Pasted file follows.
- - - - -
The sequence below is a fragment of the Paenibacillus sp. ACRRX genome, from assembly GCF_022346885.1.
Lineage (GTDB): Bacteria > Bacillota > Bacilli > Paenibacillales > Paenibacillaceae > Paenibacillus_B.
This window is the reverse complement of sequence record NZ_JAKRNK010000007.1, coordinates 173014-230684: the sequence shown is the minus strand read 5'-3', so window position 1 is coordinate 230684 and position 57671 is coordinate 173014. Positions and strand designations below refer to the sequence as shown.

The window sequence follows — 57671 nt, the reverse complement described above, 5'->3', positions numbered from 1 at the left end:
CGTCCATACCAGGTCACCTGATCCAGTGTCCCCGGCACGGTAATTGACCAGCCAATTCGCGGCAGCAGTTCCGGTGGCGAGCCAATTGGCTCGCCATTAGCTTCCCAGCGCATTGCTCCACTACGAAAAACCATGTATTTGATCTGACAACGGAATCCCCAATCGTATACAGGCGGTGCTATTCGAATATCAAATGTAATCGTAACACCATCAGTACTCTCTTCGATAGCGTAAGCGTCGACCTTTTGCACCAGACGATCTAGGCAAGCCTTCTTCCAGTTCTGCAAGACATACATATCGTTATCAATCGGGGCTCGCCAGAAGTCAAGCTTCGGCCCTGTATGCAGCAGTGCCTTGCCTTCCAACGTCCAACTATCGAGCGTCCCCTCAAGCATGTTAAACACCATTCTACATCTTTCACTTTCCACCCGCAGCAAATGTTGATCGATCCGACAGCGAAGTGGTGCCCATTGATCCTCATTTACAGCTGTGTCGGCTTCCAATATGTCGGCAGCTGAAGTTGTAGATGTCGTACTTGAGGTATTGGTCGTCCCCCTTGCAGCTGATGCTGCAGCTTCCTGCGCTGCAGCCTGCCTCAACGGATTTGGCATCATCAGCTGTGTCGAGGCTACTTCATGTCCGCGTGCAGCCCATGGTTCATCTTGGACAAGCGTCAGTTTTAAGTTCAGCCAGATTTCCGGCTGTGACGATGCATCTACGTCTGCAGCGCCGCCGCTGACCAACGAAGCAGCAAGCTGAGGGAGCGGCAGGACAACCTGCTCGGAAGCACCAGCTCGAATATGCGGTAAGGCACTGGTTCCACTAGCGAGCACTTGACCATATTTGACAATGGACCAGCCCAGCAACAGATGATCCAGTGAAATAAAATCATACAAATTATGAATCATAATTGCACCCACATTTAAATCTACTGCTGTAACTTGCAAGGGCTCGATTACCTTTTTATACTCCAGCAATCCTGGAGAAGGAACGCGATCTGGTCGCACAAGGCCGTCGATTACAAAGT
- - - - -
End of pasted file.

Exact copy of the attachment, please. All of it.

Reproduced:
The sequence below is a fragment of the Paenibacillus sp. ACRRX genome, from assembly GCF_022346885.1.
Lineage (GTDB): Bacteria > Bacillota > Bacilli > Paenibacillales > Paenibacillaceae > Paenibacillus_B.
This window is the reverse complement of sequence record NZ_JAKRNK010000007.1, coordinates 173014-230684: the sequence shown is the minus strand read 5'-3', so window position 1 is coordinate 230684 and position 57671 is coordinate 173014. Positions and strand designations below refer to the sequence as shown.

The window sequence follows — 57671 nt, the reverse complement described above, 5'->3', positions numbered from 1 at the left end:
CGTCCATACCAGGTCACCTGATCCAGTGTCCCCGGCACGGTAATTGACCAGCCAATTCGCGGCAGCAGTTCCGGTGGCGAGCCAATTGGCTCGCCATTAGCTTCCCAGCGCATTGCTCCACTACGAAAAACCATGTATTTGATCTGACAACGGAATCCCCAATCGTATACAGGCGGTGCTATTCGAATATCAAATGTAATCGTAACACCATCAGTACTCTCTTCGATAGCGTAAGCGTCGACCTTTTGCACCAGACGATCTAGGCAAGCCTTCTTCCAGTTCTGCAAGACATACATATCGTTATCAATCGGGGCTCGCCAGAAGTCAAGCTTCGGCCCTGTATGCAGCAGTGCCTTGCCTTCCAACGTCCAACTATCGAGCGTCCCCTCAAGCATGTTAAACACCATTCTACATCTTTCACTTTCCACCCGCAGCAAATGTTGATCGATCCGACAGCGAAGTGGTGCCCATTGATCCTCATTTACAGCTGTGTCGGCTTCCAATATGTCGGCAGCTGAAGTTGTAGATGTCGTACTTGAGGTATTGGTCGTCCCCCTTGCAGCTGATGCTGCAGCTTCCTGCGCTGCAGCCTGCCTCAACGGATTTGGCATCATCAGCTGTGTCGAGGCTACTTCATGTCCGCGTGCAGCCCATGGTTCATCTTGGACAAGCGTCAGTTTTAAGTTCAGCCAGATTTCCGGCTGTGACGATGCATCTACGTCTGCAGCGCCGCCGCTGACCAACGAAGCAGCAAGCTGAGGGAGCGGCAGGACAACCTGCTCGGAAGCACCAGCTCGAATATGCGGTAAGGCACTGGTTCCACTAGCGAGCACTTGACCATATTTGACAATGGACCAGCCCAGCAACAGATGATCCAGTGAAATAAAATCATACAAATTATGAATCATAATTGCACCCACATTTAAATCTACTGCTGTAACTTGCAAGGGCTCGATTACCTTTTTATACTCCAGCAATCCTGGAGAAGGAACGCGATCTGGTCGCACAAGGCCGTCGATTACAAAGT